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News

20 Dec 2004

A Day in the Life of an Opera Student

At Juilliard, Students Learn That Opera Is Both Craft and Commodity By BLAIR TINDALL The Juilliard School in New York City has trained some of the world's most prominent singers since opening its opera department in 1930, including Leontyne Price,...

At Juilliard, Students Learn That Opera Is Both Craft and Commodity

By BLAIR TINDALL

The Juilliard School in New York City has trained some of the world's most prominent singers since opening its opera department in 1930, including Leontyne Price, Simon Estes, Renée Fleming and Audra McDonald. The school continues to attract undergraduate and graduate students pursuing specialized music educations.

"By high school I had decided to go into music instead of taking the easy way out, like becoming a dentist or accountant," said tenor Ross Chitwood, 20, who grew up on a dairy farm in Sulphur, Okla. "When I walked into the lobby of Juilliard, I knew it was the right place for me."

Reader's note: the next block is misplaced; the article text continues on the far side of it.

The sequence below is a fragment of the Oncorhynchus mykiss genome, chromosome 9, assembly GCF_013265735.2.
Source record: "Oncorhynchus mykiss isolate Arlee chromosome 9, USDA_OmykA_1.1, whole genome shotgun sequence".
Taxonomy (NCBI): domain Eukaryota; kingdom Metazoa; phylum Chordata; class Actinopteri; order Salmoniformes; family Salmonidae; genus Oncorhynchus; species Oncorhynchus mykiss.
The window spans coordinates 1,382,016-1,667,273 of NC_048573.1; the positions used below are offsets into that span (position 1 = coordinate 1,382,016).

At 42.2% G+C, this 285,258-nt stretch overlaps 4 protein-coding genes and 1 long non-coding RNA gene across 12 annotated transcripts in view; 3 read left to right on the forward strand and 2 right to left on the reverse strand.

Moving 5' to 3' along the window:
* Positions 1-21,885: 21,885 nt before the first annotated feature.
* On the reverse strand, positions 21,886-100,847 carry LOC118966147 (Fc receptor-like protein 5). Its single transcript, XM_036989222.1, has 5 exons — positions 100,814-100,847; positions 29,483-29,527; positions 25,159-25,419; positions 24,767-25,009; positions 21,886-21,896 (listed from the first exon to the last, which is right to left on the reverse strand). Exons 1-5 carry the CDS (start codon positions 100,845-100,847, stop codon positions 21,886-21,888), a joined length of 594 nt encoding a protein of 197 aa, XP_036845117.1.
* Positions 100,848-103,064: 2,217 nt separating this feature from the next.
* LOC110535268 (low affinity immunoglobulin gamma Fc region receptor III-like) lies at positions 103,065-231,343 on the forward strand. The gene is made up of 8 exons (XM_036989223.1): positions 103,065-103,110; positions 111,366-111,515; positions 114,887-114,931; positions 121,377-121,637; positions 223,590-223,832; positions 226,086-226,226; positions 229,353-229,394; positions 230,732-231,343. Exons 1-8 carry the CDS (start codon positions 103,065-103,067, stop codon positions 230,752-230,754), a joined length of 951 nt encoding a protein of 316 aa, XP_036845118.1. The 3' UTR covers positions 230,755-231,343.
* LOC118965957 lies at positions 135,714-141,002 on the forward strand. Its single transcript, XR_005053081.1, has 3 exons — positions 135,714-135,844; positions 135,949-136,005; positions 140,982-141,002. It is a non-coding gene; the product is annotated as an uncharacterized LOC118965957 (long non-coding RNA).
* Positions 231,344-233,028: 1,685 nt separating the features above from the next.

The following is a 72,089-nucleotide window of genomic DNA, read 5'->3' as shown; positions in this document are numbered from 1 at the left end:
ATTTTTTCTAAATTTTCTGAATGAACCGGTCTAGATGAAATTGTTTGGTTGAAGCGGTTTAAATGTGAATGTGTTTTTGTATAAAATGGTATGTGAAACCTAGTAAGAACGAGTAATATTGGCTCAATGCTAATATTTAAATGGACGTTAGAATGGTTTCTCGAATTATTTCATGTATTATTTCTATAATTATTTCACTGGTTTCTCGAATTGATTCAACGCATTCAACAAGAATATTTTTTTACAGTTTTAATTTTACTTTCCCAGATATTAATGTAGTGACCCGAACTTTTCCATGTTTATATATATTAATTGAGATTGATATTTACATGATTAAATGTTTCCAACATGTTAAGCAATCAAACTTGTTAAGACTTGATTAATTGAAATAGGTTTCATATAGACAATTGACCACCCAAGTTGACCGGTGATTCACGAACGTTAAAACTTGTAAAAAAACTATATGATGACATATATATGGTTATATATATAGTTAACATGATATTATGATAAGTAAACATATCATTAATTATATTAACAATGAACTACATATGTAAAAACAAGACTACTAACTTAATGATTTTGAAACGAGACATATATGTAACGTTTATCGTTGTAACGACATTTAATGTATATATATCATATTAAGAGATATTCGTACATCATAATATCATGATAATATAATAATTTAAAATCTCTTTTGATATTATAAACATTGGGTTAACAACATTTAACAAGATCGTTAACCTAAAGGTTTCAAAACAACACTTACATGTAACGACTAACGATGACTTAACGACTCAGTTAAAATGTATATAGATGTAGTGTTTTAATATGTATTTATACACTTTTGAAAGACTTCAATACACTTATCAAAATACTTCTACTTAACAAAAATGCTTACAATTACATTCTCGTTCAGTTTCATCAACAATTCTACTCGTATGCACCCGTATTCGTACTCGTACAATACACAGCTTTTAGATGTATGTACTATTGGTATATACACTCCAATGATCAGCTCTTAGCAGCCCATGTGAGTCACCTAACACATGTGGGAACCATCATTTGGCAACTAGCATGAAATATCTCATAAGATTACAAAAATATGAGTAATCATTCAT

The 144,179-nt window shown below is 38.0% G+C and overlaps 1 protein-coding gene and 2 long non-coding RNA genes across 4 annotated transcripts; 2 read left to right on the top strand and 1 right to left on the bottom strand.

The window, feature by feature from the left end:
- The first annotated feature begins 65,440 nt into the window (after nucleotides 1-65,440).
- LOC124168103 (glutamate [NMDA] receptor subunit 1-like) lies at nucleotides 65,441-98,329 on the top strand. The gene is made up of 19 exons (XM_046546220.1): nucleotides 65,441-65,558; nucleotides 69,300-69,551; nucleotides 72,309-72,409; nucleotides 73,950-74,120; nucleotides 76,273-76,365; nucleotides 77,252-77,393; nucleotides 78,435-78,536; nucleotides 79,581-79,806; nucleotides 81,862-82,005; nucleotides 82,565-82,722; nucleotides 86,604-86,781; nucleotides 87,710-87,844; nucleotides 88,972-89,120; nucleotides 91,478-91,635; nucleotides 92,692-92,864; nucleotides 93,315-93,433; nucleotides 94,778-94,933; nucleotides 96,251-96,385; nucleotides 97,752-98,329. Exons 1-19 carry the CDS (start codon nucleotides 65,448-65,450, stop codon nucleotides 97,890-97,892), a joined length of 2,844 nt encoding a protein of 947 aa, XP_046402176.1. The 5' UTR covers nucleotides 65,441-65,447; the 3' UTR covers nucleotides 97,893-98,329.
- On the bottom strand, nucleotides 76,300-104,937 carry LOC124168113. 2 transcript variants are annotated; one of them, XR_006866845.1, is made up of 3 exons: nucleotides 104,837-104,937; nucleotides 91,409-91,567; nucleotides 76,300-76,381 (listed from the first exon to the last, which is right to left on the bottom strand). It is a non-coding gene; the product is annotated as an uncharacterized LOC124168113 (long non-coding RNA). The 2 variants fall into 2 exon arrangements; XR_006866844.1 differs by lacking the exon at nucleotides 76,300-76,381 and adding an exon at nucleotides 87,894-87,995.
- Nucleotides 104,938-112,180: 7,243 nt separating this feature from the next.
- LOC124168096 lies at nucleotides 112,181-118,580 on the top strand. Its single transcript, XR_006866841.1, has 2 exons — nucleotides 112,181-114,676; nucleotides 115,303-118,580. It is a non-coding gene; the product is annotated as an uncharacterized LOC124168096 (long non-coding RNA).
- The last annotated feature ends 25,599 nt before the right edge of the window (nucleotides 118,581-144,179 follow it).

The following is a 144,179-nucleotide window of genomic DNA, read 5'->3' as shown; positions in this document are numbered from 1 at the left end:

A typical day for Mr. Chitwood begins at 9:30 a.m. with ear-training class, one of the musical subjects the singers study alongside classmates who are instrumentalists. Other courses include musical dictation, theory, conducting, music history, piano proficiency, and electives that cover specific composers and genres. Vocal arts students must also sign up for two foreign languages.

After lunch, the singers concentrate on theatrical skills in the Juilliard Opera Studies program. Here, they learn acting, movement, improvisation, stagecraft and stage makeup application. They also receive individual coaching for voice and diction to refine their vocal technique. "In drama workshop, we work with masks to create a character without using our faces," said Rebecca Saslow, a 21-year-old mezzo-soprano from Boston, who praised the training as crucial to her education.

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